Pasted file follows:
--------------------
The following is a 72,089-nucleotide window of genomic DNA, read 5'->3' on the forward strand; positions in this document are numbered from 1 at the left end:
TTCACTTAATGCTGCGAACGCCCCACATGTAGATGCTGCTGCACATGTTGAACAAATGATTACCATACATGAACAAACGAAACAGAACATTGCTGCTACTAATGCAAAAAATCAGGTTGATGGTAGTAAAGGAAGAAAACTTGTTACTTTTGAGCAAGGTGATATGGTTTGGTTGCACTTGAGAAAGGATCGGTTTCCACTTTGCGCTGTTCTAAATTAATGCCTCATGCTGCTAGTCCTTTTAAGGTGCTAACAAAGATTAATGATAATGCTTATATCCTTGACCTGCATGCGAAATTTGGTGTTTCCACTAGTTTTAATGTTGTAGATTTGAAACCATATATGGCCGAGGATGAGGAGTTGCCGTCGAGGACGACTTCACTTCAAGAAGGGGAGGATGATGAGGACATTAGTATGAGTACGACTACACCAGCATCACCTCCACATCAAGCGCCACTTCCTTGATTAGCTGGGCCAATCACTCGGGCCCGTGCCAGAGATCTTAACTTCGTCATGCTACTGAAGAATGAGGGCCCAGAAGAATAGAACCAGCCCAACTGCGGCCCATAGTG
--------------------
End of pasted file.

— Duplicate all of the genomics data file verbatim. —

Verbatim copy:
The following is a 72,089-nucleotide window of genomic DNA, read 5'->3' on the forward strand; positions in this document are numbered from 1 at the left end:
TTCACTTAATGCTGCGAACGCCCCACATGTAGATGCTGCTGCACATGTTGAACAAATGATTACCATACATGAACAAACGAAACAGAACATTGCTGCTACTAATGCAAAAAATCAGGTTGATGGTAGTAAAGGAAGAAAACTTGTTACTTTTGAGCAAGGTGATATGGTTTGGTTGCACTTGAGAAAGGATCGGTTTCCACTTTGCGCTGTTCTAAATTAATGCCTCATGCTGCTAGTCCTTTTAAGGTGCTAACAAAGATTAATGATAATGCTTATATCCTTGACCTGCATGCGAAATTTGGTGTTTCCACTAGTTTTAATGTTGTAGATTTGAAACCATATATGGCCGAGGATGAGGAGTTGCCGTCGAGGACGACTTCACTTCAAGAAGGGGAGGATGATGAGGACATTAGTATGAGTACGACTACACCAGCATCACCTCCACATCAAGCGCCACTTCCTTGATTAGCTGGGCCAATCACTCGGGCCCGTGCCAGAGATCTTAACTTCGTCATGCTACTGAAGAATGAGGGCCCAGAAGAATAGAACCAGCCCAACTGCGGCCCATAGTG